I’m supposed to speak at the body donor memorial in September. I told the organizers my speech was written. “Don’t worry,” I assured them. “I have it all in my head, just need to get it down on paper. I’m a writer; it’s my process.” But the truth is that I am struggling with what to say. I’ve tried to write it, but I just end up drinking a pot of coffee while the blinking cursor taunts me.
The family members of our donors deserve to hear words that help them feel proud of their loved ones and let them know how grateful we are. And I dream of giving a speech that moves the audience to tears, but I can’t seem to get past my feelings about anatomy lab — most of which do not lend themselves well to a stuffy affair in a packed auditorium.
I dreaded going to lab more than I dread going to the gym — which is really saying something. I feel ashamed and guilty that anatomy lab often filled me with horror, disgust, and fear. These feelings are especially acute because I know that some of my classmates have positive memories about anatomy — feelings of excitement in getting to explore the human body and uncover its inner workings, and I wonder why I don’t feel the same.
During the first weeks of anatomy lab, I had nightmares almost every night. Mostly it was the same dream over and over again. I was the cadaver. Cold and naked on the table, masked faces with readied scalpels standing over me. I tried to scream but couldn’t make a sound. Then I was enveloped in darkness as the clamshell table covers were closed and latched. I woke up covered in sweat. Every night, without fail. The dreams got so bad, in fact, that I started avoiding going to the lab to study altogether, turning instead to my precious books in the comfortable safety of the library.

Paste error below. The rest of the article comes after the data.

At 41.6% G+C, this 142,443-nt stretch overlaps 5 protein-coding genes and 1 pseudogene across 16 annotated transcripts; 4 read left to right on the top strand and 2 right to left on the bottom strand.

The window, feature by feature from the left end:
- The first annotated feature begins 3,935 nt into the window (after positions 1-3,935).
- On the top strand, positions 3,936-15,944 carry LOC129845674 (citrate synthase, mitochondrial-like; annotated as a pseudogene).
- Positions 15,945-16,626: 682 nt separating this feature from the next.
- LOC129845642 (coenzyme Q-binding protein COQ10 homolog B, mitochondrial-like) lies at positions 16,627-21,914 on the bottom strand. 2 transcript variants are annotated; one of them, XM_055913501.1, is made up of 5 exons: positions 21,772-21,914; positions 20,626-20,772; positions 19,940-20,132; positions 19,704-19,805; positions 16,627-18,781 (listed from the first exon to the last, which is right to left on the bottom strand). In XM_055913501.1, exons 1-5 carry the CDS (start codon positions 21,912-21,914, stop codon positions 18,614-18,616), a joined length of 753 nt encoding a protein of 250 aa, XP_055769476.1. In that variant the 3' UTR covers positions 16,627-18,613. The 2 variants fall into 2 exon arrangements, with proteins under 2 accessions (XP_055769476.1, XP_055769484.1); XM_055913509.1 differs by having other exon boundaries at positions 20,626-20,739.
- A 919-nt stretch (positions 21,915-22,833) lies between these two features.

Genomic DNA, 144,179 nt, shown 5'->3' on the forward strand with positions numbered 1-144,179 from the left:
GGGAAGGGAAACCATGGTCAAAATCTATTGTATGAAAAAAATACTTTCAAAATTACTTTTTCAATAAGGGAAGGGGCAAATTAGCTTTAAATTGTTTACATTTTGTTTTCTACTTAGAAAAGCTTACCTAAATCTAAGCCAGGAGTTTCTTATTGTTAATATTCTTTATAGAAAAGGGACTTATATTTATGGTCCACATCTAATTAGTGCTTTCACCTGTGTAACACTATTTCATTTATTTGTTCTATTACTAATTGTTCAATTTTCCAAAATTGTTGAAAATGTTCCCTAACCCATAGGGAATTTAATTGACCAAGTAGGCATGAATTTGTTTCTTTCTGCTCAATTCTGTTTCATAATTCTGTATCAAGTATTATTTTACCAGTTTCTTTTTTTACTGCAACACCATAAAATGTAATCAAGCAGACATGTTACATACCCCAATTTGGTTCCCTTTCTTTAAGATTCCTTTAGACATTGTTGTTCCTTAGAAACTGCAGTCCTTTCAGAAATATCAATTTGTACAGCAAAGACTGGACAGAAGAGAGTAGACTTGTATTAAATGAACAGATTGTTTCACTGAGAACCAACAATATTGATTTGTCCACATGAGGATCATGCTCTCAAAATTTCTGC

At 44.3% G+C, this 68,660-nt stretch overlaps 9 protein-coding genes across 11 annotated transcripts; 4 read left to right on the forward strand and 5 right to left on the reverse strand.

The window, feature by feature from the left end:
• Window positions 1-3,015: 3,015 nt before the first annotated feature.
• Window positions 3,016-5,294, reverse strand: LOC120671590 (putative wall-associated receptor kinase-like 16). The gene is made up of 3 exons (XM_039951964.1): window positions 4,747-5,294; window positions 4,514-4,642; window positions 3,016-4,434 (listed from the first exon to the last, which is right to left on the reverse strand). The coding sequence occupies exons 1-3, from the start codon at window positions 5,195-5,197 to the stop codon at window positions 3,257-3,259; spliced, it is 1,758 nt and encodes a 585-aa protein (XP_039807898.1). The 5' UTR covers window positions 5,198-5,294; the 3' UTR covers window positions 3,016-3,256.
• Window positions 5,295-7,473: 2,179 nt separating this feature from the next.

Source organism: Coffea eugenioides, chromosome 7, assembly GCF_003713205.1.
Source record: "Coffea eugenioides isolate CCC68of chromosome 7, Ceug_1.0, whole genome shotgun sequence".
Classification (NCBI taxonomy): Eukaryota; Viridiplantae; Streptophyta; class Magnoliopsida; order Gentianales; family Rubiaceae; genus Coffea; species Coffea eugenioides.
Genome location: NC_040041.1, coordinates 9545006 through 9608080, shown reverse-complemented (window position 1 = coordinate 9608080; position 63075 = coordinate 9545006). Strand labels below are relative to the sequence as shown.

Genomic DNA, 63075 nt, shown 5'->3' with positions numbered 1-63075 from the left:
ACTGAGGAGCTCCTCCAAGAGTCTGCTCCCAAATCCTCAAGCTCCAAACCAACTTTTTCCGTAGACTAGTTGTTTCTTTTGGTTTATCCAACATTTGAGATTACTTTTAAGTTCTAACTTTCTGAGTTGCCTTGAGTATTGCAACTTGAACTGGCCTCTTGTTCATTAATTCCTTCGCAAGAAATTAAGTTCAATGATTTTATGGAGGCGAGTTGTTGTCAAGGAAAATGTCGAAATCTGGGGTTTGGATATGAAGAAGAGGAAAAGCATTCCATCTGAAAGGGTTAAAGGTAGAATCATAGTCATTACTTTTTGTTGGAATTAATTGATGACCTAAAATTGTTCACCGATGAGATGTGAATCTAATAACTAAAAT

Naturally, I was terrified the first time I saw my donor’s face — his piercing blue eyes staring into my own. The first time we cut into his flesh I squeezed his hand as we plunged our blades deep into his chest. But of course, he didn’t flinch. I guess that’s the thing about our donors — we can’t hurt them. Truly they are our first and most patient teachers in medical school. Available at any hour, willing to be subjected to the utmost probing; however, these once living souls chose to make the selfless act of willing their earthly remains to our untrained hands. Perhaps I have such a hard time with lab because I could never fathom giving such a gift.
As much as I hated anatomy lab, I was shocked when it seemed to end rather suddenly. Oddly, I felt the need to go back one more time. Sadistic as it was, I told Aaron and Kim (our body donation people) that I would help them clean up and come 9 a.m. on the day before the biochem final, I walked into the lab to find all of the tables open, with all of the bodies exposed. This could have been the start of one of my nightmares, but it was near the holidays, and Kim had Christmas carols playing gently in the background. “Thanks so much for coming,” Aaron says, not looking up from removing a leg from the most musclely cadaver.